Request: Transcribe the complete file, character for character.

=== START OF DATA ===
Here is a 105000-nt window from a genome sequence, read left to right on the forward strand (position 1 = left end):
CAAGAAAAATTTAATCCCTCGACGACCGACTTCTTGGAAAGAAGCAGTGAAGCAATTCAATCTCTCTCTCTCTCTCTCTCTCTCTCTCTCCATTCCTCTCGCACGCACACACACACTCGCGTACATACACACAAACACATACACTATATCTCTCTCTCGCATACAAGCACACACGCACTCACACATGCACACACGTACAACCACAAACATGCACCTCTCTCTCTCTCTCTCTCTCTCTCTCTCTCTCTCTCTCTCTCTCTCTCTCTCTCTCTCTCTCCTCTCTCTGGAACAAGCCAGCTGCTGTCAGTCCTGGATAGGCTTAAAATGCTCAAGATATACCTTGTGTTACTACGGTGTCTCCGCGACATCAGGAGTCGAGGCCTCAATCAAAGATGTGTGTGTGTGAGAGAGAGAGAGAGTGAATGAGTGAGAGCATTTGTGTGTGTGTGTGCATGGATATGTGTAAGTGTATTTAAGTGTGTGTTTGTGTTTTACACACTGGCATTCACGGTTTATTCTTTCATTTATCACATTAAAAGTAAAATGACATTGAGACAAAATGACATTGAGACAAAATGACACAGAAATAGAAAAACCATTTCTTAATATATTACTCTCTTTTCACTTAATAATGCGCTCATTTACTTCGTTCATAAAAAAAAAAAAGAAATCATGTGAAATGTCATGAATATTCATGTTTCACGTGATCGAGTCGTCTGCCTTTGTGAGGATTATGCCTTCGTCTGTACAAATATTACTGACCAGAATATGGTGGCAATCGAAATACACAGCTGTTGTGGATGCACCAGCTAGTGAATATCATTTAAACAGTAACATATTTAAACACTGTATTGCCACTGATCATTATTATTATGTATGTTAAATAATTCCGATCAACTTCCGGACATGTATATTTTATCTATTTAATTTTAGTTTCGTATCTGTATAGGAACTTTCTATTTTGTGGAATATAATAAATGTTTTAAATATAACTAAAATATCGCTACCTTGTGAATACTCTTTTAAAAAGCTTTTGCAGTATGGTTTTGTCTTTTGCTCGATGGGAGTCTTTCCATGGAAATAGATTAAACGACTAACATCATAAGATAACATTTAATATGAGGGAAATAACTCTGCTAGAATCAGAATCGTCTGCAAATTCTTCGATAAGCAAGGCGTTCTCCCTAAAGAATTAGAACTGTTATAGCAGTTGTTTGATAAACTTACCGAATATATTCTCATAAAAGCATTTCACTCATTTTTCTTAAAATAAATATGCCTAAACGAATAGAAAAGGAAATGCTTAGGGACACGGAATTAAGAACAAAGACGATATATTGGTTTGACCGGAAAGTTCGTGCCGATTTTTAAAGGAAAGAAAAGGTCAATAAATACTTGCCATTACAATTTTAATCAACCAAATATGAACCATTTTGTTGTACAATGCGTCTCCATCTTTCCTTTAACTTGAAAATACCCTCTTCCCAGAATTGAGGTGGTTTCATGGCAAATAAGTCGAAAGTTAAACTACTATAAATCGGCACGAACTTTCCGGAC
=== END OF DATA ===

Here is a 105000-nt window from a genome sequence, read left to right on the forward strand (position 1 = left end):
CAAGAAAAATTTAATCCCTCGACGACCGACTTCTTGGAAAGAAGCAGTGAAGCAATTCAATCTCTCTCTCTCTCTCTCTCTCTCTCTCTCCATTCCTCTCGCACGCACACACACACTCGCGTACATACACACAAACACATACACTATATCTCTCTCTCGCATACAAGCACACACGCACTCACACATGCACACACGTACAACCACAAACATGCACCTCTCTCTCTCTCTCTCTCTCTCTCTCTCTCTCTCTCTCTCTCTCTCTCTCTCTCTCTCTCTCCTCTCTCTGGAACAAGCCAGCTGCTGTCAGTCCTGGATAGGCTTAAAATGCTCAAGATATACCTTGTGTTACTACGGTGTCTCCGCGACATCAGGAGTCGAGGCCTCAATCAAAGATGTGTGTGTGTGAGAGAGAGAGAGAGTGAATGAGTGAGAGCATTTGTGTGTGTGTGTGCATGGATATGTGTAAGTGTATTTAAGTGTGTGTTTGTGTTTTACACACTGGCATTCACGGTTTATTCTTTCATTTATCACATTAAAAGTAAAATGACATTGAGACAAAATGACATTGAGACAAAATGACACAGAAATAGAAAAACCATTTCTTAATATATTACTCTCTTTTCACTTAATAATGCGCTCATTTACTTCGTTCATAAAAAAAAAAAAGAAATCATGTGAAATGTCATGAATATTCATGTTTCACGTGATCGAGTCGTCTGCCTTTGTGAGGATTATGCCTTCGTCTGTACAAATATTACTGACCAGAATATGGTGGCAATCGAAATACACAGCTGTTGTGGATGCACCAGCTAGTGAATATCATTTAAACAGTAACATATTTAAACACTGTATTGCCACTGATCATTATTATTATGTATGTTAAATAATTCCGATCAACTTCCGGACATGTATATTTTATCTATTTAATTTTAGTTTCGTATCTGTATAGGAACTTTCTATTTTGTGGAATATAATAAATGTTTTAAATATAACTAAAATATCGCTACCTTGTGAATACTCTTTTAAAAAGCTTTTGCAGTATGGTTTTGTCTTTTGCTCGATGGGAGTCTTTCCATGGAAATAGATTAAACGACTAACATCATAAGATAACATTTAATATGAGGGAAATAACTCTGCTAGAATCAGAATCGTCTGCAAATTCTTCGATAAGCAAGGCGTTCTCCCTAAAGAATTAGAACTGTTATAGCAGTTGTTTGATAAACTTACCGAATATATTCTCATAAAAGCATTTCACTCATTTTTCTTAAAATAAATATGCCTAAACGAATAGAAAAGGAAATGCTTAGGGACACGGAATTAAGAACAAAGACGATATATTGGTTTGACCGGAAAGTTCGTGCCGATTTTTAAAGGAAAGAAAAGGTCAATAAATACTTGCCATTACAATTTTAATCAACCAAATATGAACCATTTTGTTGTACAATGCGTCTCCATCTTTCCTTTAACTTGAAAATACCCTCTTCCCAGAATTGAGGTGGTTTCATGGCAAATAAGTCGAAAGTTAAACTACTATAAATCGGCACGAACTTTCCGGAC